It's time for my next editing post, but in case you didn't read the first two, please do so to bookmark the links that can help you edit your book to professional standards. First was "Mistakes that make me put a book down." That post has editing links for each mistake I mentioned, plus you need to read the comments to discover which mistakes other readers hate seeing. Next, I posted, "Editing on the cheap, Step 1." Besides more editing links, that post introduced critique groups and their importance in teaching both writing and editing skills. Emerald Coast Writers is the local group I joined, an excellent group that had great ideas and taught me more than I ever learned in college, but it didn't have other children's writers.
By the time I finished my YA boo, it had 114000 words. Since it came in under the 120000 words of Piers Anthony's average Xanth book, I felt great--until I went to a writers' conference and got rejected by one agent based on word-count. The same agent told me my YA book had to be middle-grade based on a gummy bear character and Boy Scout characters. She didn't even care how old the MC was. I think she pictured all Boy Scouts at the Cub Scout stage. Needless to say, I was devastated. The only bright spot was winning first place for my short story. ECW's president, Lee Thomas, is on the left and I'm between the other winners. We're blurry, but look at the beach where we live!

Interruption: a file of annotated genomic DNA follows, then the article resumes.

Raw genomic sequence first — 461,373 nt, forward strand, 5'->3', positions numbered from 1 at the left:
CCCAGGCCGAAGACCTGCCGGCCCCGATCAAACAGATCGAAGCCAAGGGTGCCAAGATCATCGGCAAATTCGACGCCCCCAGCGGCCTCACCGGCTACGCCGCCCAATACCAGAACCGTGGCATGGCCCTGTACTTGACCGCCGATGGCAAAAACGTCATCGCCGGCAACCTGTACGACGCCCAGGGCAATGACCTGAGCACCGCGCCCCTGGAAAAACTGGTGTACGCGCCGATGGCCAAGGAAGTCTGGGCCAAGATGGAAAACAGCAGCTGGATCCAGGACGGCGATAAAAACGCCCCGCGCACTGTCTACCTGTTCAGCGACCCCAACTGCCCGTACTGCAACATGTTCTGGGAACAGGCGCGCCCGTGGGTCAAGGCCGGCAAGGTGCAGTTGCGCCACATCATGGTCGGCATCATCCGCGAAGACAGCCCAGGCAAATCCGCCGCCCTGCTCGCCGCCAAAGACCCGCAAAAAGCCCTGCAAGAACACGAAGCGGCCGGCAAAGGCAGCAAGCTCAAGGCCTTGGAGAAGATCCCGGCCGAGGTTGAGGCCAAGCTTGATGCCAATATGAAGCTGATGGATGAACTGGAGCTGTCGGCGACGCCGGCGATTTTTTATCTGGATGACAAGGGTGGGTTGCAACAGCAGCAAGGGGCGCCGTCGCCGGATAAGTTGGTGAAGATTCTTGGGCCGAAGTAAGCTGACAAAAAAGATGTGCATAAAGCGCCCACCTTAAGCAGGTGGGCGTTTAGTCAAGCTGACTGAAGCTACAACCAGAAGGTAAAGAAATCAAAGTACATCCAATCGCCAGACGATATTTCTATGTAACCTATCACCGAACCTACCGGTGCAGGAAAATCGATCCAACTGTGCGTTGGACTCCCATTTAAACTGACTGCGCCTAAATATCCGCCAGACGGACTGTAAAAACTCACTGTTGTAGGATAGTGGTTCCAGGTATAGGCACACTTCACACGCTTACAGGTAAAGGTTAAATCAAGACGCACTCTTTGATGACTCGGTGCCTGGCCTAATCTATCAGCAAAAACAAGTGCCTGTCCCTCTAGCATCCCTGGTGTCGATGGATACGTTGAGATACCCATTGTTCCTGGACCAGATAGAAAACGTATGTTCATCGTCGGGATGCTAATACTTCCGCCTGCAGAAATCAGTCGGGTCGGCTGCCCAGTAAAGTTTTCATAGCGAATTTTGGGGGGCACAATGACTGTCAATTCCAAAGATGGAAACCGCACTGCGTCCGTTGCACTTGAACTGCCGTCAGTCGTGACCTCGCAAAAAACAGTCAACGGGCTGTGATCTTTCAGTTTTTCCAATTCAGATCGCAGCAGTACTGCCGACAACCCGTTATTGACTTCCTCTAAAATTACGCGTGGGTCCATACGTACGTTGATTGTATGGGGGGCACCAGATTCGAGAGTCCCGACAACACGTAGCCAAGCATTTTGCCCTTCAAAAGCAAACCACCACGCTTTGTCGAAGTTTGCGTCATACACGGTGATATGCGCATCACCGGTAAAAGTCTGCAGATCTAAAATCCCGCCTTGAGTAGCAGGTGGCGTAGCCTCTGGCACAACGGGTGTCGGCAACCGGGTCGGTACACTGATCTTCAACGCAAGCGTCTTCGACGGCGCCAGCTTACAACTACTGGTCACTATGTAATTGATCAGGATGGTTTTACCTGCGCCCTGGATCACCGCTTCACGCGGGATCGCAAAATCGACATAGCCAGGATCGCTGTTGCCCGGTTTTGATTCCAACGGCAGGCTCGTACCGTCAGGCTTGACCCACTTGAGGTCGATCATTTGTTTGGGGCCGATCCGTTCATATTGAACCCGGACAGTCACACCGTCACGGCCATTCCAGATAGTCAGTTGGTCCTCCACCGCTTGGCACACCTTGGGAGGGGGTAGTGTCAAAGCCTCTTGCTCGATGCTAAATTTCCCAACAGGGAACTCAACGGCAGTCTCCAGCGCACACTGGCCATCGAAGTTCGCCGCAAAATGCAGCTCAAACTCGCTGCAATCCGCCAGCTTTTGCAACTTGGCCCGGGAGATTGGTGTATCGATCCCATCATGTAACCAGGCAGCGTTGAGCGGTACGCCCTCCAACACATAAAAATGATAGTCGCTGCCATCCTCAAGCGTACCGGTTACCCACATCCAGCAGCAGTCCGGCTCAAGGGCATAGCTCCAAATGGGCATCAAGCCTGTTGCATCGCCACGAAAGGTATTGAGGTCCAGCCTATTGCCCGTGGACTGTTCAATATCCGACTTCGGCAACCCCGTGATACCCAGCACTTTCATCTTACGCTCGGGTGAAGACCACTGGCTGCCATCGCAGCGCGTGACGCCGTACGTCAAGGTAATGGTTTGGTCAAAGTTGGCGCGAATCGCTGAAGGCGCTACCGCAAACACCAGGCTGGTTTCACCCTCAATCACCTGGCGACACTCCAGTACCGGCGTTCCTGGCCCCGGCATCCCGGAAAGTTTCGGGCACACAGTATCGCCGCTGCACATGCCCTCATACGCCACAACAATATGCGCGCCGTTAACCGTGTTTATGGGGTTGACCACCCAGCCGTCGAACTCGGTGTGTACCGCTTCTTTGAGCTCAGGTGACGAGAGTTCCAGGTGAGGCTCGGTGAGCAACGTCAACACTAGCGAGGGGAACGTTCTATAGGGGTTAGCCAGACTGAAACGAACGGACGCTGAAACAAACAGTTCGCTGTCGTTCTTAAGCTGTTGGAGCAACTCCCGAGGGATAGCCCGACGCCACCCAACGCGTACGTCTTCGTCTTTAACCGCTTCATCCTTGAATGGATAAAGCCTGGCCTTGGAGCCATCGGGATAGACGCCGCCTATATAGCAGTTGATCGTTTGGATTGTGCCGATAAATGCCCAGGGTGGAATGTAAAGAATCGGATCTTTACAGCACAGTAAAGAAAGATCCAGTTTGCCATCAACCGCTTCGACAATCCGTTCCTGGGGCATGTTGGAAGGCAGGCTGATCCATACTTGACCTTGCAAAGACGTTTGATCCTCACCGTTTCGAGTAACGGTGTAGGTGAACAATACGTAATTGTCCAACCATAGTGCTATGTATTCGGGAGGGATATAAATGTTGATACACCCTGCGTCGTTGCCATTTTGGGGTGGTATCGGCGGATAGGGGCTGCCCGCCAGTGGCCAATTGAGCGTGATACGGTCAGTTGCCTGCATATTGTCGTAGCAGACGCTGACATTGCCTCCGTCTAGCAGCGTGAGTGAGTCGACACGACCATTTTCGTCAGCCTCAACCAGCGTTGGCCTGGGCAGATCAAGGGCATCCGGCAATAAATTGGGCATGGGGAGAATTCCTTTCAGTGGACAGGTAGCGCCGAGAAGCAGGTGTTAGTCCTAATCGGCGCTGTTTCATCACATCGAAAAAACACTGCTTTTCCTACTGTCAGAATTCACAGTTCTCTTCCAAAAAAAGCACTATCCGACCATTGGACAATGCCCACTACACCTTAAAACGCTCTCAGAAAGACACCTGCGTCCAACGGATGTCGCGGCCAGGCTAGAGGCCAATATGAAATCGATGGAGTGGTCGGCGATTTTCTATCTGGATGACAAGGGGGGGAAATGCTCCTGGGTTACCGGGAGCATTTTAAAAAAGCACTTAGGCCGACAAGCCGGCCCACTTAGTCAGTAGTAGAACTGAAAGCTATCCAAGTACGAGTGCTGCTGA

Of course I realized how much cutting I would have to do to come within the range of middle grade books, which the agent said should be a maximum of 50000 words. It's gone up a bit, at least for upper middle grade. But half the battle to minimize editing is knowing the rules before you start writing. What a lot of time and trouble I'd have saved if I'd known that the Society of Children's Book Writers and Illustrators (SCBWI) included writers of books meant for readers up through age 18. I had assumed the group was for picture-book writers and maybe chapter book writers for elementary school age children, tops. I was wrong.